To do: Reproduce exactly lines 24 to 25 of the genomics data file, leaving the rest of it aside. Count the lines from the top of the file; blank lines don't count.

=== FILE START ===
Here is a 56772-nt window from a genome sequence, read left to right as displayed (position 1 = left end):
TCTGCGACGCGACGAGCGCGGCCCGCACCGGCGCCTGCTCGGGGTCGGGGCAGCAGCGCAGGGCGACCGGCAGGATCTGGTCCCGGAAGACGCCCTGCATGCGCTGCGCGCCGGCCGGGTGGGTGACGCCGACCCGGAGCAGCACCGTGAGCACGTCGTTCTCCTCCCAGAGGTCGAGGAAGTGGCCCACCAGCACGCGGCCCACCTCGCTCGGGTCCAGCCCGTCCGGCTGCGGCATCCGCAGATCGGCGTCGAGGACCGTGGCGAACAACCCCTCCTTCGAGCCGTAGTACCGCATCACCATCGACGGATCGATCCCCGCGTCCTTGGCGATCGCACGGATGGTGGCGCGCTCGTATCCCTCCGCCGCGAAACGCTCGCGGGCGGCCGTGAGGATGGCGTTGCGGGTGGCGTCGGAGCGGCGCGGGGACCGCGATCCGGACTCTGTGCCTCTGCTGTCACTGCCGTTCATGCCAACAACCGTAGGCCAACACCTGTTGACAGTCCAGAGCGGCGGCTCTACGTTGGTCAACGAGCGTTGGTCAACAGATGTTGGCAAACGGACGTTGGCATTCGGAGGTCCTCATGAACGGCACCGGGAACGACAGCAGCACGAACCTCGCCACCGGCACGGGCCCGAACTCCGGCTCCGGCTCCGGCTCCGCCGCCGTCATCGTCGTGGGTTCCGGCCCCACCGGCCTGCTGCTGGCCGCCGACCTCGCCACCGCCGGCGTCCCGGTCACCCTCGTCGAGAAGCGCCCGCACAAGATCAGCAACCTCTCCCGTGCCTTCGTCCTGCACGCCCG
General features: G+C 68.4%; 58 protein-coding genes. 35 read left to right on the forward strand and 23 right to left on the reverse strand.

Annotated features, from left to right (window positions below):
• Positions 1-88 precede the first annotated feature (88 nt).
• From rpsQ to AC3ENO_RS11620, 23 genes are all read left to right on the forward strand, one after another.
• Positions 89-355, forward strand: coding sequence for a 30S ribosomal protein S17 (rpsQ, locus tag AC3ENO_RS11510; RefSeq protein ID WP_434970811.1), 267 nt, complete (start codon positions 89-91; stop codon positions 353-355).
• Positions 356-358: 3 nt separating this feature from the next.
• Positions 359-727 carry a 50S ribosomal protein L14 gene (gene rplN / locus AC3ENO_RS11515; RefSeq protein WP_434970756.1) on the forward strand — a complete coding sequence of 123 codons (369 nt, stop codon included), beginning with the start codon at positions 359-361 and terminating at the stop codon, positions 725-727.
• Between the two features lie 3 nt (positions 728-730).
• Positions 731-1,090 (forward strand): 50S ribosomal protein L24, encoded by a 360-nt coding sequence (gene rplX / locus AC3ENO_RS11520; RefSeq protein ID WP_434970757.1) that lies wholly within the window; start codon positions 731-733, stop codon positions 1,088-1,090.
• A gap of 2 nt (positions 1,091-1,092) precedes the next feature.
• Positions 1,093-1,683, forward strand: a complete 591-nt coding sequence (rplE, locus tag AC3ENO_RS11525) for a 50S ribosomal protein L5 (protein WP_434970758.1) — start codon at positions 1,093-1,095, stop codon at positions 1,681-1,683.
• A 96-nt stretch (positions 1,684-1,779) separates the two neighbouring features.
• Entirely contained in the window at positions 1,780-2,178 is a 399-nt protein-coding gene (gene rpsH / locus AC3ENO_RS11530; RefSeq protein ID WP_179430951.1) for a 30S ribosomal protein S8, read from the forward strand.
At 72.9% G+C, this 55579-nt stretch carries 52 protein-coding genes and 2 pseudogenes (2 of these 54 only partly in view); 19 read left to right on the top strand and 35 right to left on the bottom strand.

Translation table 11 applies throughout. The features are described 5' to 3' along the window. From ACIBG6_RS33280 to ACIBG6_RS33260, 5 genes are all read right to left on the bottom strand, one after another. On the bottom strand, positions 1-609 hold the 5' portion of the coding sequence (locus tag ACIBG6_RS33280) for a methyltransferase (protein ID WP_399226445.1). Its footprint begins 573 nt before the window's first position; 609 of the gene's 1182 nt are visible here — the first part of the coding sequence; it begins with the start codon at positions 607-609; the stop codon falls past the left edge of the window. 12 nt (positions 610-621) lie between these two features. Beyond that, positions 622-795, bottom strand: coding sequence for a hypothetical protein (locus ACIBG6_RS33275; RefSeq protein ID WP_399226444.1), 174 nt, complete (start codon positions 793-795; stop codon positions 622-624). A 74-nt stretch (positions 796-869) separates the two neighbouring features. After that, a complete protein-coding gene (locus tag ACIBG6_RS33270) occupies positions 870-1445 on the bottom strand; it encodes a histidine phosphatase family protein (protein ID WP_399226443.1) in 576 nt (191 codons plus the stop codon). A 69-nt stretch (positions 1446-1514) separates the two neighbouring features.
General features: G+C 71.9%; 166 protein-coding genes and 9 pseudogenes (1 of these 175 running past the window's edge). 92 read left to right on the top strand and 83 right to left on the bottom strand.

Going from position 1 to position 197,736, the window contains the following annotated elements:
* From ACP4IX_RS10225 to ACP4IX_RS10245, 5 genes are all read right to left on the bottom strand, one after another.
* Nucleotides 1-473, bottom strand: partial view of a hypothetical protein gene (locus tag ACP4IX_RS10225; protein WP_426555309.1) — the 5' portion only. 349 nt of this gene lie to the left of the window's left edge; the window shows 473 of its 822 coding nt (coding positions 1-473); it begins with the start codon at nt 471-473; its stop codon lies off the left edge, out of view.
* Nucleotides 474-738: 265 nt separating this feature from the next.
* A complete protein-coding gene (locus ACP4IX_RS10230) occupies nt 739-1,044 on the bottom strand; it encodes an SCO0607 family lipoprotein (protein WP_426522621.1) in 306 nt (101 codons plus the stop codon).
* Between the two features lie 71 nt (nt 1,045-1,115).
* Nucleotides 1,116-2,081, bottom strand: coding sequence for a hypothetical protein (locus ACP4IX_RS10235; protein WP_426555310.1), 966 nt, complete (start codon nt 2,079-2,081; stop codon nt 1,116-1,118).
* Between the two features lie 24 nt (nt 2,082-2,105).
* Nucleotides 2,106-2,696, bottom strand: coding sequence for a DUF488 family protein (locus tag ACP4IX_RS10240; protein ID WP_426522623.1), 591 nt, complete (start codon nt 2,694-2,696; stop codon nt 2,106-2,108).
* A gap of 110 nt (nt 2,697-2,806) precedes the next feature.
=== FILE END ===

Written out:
* Between the two features lie 71 nt (nt 1,045-1,115).
* Nucleotides 1,116-2,081, bottom strand: coding sequence for a hypothetical protein (locus ACP4IX_RS10235; protein WP_426555310.1), 966 nt, complete (start codon nt 2,079-2,081; stop codon nt 1,116-1,118).